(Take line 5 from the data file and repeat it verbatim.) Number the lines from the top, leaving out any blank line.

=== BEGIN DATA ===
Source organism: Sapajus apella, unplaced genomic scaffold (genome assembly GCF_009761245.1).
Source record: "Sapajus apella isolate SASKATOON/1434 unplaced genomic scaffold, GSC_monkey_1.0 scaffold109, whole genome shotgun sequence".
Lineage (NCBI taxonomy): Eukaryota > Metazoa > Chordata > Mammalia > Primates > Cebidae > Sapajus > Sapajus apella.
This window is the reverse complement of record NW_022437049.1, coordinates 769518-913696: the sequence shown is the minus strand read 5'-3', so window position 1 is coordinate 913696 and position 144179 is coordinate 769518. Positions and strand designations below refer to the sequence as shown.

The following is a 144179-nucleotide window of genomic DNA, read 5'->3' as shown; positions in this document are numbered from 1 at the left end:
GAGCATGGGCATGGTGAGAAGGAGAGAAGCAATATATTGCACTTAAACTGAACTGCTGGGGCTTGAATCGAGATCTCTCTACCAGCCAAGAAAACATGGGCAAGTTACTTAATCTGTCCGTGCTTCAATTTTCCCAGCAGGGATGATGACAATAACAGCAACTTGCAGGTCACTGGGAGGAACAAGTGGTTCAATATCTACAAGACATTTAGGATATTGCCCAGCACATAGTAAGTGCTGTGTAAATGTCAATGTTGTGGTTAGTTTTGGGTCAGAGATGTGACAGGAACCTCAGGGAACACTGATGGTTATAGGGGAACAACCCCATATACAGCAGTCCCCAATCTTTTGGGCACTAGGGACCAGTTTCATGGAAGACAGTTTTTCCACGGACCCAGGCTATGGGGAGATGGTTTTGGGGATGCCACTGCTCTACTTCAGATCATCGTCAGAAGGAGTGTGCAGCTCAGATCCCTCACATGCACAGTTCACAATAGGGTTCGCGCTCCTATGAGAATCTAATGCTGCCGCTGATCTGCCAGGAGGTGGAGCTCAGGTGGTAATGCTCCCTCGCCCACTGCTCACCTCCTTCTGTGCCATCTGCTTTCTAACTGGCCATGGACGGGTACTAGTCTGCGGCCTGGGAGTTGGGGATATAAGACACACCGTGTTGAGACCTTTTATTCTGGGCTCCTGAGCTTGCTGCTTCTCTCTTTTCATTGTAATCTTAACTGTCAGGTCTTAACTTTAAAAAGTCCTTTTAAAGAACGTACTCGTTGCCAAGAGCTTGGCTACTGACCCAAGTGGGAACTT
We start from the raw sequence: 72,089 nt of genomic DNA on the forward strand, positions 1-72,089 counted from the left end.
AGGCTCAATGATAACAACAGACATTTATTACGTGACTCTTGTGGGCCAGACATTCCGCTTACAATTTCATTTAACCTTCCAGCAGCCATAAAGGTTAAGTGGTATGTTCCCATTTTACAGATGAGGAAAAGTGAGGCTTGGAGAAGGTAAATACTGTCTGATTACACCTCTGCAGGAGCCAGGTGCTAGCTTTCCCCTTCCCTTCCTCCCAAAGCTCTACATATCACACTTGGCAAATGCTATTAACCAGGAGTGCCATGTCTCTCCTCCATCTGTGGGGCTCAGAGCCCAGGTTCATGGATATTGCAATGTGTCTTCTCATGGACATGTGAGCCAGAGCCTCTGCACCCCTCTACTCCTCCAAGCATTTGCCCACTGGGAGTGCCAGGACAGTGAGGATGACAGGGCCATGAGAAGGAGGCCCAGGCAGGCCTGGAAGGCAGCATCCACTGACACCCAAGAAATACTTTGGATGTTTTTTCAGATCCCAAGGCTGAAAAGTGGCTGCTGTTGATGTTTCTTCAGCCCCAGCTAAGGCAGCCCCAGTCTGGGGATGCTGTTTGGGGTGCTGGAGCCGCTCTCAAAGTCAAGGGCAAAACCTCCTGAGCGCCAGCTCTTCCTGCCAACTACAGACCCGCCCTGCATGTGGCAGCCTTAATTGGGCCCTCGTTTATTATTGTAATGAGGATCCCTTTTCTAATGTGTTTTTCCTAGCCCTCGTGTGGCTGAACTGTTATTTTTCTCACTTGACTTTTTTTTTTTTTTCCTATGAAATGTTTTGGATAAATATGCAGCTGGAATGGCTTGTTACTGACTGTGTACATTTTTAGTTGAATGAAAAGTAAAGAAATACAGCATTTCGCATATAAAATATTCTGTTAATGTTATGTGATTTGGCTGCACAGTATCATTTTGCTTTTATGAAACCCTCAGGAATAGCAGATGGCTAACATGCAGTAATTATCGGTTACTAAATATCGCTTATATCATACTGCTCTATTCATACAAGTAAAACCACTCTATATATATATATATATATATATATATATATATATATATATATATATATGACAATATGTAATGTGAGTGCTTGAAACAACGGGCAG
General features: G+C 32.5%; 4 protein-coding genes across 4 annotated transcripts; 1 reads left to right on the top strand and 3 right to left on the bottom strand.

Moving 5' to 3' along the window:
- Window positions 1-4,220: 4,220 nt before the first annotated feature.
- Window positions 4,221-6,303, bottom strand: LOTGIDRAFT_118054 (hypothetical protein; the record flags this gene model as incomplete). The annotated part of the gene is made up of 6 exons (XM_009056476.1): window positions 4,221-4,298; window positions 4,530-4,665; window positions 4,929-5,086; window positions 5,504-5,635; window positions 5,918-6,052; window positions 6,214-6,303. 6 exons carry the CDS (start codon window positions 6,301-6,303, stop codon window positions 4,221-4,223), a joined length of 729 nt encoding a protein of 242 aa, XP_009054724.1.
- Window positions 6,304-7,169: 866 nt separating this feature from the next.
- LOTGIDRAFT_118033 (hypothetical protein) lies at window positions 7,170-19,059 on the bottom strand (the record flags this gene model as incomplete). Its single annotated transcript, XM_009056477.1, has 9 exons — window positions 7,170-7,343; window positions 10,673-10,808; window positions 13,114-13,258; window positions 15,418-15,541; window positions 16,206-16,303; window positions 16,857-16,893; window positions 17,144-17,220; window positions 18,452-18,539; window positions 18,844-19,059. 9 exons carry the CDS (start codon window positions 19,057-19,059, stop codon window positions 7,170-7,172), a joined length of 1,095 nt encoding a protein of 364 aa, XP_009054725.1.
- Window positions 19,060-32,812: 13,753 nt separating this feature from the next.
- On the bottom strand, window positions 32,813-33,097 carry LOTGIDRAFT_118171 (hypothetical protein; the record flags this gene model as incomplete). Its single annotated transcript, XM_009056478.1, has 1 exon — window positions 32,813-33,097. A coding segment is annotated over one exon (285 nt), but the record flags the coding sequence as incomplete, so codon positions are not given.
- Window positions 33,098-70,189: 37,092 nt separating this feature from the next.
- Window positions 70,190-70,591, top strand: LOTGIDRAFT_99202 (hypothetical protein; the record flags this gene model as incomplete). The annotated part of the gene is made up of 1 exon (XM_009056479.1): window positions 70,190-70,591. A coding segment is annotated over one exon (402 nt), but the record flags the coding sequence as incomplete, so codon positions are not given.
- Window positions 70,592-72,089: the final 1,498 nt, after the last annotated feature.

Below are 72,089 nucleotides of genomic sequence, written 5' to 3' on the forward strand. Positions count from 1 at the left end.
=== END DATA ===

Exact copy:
The following is a 144179-nucleotide window of genomic DNA, read 5'->3' as shown; positions in this document are numbered from 1 at the left end: